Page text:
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Seven Key Components of a Fleet Maintenance and Safety Program


Why is fleet maintenance and safety important in the construction industry? According to industry reports, accidents can get down to an average of 13 percent per year with a formal fleet safety and maintenance program.

Without one, research suggests the number of accidents can be upwards of 25 percent. Every percentage counts when considering the hefty cost behind injury claims, potential litigation and other factors, such as repairs. Incorporating a comprehensive vehicle maintenance and safety program can help manage exposure to this serious risk. Choosing the right drivers, personnel, training and monitoring safety on the worksite are important considerations when maintaining a fleet. Why? Because vehicles represent a significant potential for substantial loss to the organization.

The vehicles in fleets are often multi-ton mobile pieces of machinery, capable of causing injury and damage to others and/or injuring the driver or employee as well as “injuring” the bottom line of the business. Consequential losses may result in:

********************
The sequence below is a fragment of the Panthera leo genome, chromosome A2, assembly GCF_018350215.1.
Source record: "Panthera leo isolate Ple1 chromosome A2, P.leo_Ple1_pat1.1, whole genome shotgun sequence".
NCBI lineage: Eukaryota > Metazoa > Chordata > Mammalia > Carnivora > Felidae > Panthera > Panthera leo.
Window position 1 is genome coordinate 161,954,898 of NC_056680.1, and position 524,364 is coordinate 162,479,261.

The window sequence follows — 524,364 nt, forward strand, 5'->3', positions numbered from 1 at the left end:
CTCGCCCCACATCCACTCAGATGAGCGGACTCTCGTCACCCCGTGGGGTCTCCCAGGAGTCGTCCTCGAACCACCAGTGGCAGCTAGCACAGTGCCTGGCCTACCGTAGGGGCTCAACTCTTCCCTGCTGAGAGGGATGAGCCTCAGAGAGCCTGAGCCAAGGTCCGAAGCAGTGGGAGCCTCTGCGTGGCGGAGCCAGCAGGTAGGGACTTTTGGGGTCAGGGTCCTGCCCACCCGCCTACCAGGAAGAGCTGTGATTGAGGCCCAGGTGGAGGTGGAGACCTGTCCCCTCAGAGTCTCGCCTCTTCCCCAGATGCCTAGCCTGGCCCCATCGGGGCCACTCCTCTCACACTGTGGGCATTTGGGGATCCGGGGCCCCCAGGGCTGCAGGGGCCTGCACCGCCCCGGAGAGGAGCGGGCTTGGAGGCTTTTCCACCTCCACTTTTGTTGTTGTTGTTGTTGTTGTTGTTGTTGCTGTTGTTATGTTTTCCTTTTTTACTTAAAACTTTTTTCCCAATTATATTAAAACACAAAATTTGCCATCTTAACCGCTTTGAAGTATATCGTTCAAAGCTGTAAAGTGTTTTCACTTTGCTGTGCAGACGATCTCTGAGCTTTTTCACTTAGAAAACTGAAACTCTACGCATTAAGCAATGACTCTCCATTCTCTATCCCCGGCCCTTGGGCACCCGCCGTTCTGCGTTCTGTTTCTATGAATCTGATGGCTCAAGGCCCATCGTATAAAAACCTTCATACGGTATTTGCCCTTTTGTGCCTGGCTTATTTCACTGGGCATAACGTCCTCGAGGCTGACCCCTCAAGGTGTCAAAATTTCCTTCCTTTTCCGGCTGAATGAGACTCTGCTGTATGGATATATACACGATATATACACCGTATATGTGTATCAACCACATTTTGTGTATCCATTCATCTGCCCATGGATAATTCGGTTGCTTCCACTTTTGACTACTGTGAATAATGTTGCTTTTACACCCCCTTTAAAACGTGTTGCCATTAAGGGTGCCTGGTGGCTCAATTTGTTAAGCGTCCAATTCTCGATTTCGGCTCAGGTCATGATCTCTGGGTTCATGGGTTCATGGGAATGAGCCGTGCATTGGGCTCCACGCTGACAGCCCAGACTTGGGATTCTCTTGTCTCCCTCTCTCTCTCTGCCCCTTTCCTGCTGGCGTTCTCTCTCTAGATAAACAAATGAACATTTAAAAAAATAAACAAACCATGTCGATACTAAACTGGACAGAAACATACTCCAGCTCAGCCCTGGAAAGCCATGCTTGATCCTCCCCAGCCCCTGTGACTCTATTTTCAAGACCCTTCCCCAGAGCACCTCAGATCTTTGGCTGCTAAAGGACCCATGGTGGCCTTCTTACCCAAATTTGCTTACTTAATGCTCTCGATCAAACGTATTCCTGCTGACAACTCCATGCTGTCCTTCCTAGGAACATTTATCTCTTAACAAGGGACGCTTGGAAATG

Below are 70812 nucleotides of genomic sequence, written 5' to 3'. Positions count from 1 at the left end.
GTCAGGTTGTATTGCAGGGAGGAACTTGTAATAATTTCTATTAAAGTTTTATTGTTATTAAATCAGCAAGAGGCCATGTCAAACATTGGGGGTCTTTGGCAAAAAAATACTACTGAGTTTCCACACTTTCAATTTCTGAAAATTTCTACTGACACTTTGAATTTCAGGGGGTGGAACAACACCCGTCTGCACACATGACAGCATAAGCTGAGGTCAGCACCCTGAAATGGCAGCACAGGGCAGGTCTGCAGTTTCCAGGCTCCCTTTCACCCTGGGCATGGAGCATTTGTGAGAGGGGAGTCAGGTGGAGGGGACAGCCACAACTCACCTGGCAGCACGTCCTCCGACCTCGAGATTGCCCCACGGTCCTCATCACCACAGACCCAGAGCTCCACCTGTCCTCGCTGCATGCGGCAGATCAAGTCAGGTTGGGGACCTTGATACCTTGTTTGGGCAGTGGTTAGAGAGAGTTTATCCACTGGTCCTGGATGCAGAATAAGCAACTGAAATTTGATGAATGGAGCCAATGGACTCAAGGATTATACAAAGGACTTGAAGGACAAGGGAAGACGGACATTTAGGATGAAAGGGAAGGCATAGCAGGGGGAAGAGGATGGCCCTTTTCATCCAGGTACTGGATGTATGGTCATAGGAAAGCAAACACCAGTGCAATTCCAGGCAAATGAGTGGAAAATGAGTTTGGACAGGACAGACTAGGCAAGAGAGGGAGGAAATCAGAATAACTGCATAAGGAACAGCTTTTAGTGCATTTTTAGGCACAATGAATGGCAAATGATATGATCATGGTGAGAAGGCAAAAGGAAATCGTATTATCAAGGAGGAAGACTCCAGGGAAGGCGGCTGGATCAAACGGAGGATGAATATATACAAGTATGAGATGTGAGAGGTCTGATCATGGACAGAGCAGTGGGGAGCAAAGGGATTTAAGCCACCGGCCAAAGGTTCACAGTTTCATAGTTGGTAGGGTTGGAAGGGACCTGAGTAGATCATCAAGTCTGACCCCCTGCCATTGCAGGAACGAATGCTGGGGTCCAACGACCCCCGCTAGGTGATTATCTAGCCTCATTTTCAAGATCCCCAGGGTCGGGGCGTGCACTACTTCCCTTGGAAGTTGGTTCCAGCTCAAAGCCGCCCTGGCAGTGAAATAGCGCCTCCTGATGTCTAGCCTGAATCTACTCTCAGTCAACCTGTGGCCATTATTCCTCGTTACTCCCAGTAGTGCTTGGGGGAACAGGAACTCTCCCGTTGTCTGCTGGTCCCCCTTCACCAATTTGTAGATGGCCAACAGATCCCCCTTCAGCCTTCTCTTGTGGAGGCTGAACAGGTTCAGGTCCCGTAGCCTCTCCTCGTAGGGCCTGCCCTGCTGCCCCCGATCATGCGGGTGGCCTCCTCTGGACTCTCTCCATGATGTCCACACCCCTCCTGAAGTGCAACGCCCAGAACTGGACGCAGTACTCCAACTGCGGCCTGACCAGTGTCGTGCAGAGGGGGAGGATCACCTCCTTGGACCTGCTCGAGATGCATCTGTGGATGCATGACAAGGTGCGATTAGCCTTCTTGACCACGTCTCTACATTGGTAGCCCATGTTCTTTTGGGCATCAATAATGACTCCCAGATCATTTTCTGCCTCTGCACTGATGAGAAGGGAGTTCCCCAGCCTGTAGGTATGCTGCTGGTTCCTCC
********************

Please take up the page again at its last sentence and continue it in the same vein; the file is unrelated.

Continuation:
• workers’ compensation claims;
  • health insurance claims and costs;
  • vehicle repairs or replacement;
  • auto liability claims;
  • reputation damage;
  • administrative costs due to employee loss and replacement; and
  • business downtime.

The solutions to these consequences are centered around avoidance, mitigation and management. Company vehicles must be maintained and in top performing condition to reduce the chances of an accident due to a vehicle malfunction or driver error resulting from equipment failure. Additionally, the right drivers, supervision and training must also be in place.


An effective fleet safety policy recognizes that employees are a company’s most valuable asset. As motor vehicles are the leading cause of work-related fatalities, construction companies must be committed to providing a safe working environment for employees while they are on the road. The construction business may already have a fleet safety policy in place, but it is crucial to review the policy frequently and make revisions as needed.

An effective policy can be summarized in seven main steps:


Ensure the following thresholds are completed and the candidate holds proper certification during the hiring process:

  • application;
  • interview;
  • reference checks;
  • proper license and good driving record;
  • physical fitness/drug screening as allowed by state law and union contracts if applicable; and
  • road and written tests.

Ensure the following is completed when training a new employee:

  • company rules/policies;
  • equipment familiarization;
  • routes and schedules;
  • emergency procedures;
  • defensive driving techniques (from a qualified training source);
  • regulations;
  • cargo hazards; and
  • ride-alongs with experienced drivers.

Ensure the following items are maintained and managed by drivers’ supervisors:

  • driver’s record as allowed by state law;